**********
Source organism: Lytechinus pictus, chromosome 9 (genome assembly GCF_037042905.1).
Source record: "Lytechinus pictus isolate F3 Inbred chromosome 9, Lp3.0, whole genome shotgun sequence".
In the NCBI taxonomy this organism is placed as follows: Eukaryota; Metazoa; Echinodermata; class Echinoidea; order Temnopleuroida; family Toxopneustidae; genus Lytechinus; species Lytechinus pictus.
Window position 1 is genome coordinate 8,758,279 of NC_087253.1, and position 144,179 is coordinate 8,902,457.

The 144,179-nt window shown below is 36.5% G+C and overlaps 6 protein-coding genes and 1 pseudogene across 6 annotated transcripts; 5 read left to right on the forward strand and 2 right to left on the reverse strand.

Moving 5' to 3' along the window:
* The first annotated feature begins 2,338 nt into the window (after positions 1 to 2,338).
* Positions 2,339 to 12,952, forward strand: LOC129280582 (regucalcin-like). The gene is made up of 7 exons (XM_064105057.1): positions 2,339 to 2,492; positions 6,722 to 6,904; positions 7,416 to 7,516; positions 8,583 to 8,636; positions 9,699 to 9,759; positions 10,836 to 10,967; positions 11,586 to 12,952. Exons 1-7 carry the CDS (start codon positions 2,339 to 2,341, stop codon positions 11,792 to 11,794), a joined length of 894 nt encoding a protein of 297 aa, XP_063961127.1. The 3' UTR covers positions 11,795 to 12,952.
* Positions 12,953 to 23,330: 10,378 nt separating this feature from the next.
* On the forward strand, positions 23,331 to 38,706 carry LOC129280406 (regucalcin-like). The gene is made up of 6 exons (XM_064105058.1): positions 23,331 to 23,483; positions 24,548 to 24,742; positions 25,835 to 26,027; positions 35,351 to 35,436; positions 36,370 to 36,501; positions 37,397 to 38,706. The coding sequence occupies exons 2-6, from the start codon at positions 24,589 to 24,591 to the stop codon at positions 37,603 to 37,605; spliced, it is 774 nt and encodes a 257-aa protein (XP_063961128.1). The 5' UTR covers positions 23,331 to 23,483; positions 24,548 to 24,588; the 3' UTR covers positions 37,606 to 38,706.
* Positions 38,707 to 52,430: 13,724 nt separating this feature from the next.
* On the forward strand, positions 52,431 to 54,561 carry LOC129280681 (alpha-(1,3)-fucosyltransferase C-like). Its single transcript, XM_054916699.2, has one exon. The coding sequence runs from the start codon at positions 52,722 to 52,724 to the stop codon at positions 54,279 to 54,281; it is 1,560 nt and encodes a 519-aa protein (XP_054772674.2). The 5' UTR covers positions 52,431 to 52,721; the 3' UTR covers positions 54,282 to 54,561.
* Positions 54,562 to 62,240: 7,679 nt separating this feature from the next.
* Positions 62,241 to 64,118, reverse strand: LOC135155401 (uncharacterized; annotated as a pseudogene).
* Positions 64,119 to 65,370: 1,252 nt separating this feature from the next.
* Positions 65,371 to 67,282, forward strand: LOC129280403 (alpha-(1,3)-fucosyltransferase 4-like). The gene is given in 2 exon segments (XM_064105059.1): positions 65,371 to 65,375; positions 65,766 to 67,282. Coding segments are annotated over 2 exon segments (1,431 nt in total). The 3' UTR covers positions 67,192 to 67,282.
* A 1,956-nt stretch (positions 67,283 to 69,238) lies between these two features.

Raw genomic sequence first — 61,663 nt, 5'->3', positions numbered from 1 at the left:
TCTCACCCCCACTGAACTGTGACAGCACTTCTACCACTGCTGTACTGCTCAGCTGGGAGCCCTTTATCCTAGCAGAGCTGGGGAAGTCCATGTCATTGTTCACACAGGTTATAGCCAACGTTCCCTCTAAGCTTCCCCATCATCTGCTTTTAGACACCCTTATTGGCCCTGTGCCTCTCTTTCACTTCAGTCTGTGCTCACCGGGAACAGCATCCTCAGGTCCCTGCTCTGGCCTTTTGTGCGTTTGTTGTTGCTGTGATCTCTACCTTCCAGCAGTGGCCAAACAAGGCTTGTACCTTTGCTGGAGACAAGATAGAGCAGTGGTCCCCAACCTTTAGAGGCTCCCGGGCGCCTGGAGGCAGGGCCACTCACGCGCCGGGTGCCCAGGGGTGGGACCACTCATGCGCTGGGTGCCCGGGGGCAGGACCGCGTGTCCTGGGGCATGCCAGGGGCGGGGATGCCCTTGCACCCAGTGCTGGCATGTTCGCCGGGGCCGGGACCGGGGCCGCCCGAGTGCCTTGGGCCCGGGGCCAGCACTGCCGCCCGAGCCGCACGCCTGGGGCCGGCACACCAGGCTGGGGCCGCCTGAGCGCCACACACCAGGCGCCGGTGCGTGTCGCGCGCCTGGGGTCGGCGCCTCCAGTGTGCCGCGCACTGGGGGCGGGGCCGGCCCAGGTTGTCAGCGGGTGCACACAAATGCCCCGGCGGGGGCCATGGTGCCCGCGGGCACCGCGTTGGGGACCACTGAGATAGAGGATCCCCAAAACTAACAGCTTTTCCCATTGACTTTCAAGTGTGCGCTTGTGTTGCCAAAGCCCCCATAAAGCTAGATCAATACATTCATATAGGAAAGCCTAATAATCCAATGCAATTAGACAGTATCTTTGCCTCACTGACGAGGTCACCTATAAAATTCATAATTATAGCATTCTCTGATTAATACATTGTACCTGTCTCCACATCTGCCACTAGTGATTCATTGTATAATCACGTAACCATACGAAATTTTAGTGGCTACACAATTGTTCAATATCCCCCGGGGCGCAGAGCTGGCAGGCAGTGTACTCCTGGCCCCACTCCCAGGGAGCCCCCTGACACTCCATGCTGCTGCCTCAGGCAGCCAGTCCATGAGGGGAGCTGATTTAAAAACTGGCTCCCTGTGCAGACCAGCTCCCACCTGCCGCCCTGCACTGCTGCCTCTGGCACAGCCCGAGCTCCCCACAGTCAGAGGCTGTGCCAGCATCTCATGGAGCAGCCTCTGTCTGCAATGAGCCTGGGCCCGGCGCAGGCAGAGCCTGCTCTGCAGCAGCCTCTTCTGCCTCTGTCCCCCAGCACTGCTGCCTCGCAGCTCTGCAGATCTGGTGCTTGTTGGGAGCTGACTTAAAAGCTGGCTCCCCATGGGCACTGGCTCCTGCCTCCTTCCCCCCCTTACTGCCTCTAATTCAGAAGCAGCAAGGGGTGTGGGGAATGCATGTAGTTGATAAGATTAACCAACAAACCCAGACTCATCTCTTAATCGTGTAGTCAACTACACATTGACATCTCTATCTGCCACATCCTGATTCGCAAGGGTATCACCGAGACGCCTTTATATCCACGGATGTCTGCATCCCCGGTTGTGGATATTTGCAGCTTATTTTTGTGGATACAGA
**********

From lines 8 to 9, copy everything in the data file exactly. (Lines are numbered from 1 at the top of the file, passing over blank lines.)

* Positions 2,339 to 12,952, forward strand: LOC129280582 (regucalcin-like). The gene is made up of 7 exons (XM_064105057.1): positions 2,339 to 2,492; positions 6,722 to 6,904; positions 7,416 to 7,516; positions 8,583 to 8,636; positions 9,699 to 9,759; positions 10,836 to 10,967; positions 11,586 to 12,952. Exons 1-7 carry the CDS (start codon positions 2,339 to 2,341, stop codon positions 11,792 to 11,794), a joined length of 894 nt encoding a protein of 297 aa, XP_063961127.1. The 3' UTR covers positions 11,795 to 12,952.
* Positions 12,953 to 23,330: 10,378 nt separating this feature from the next.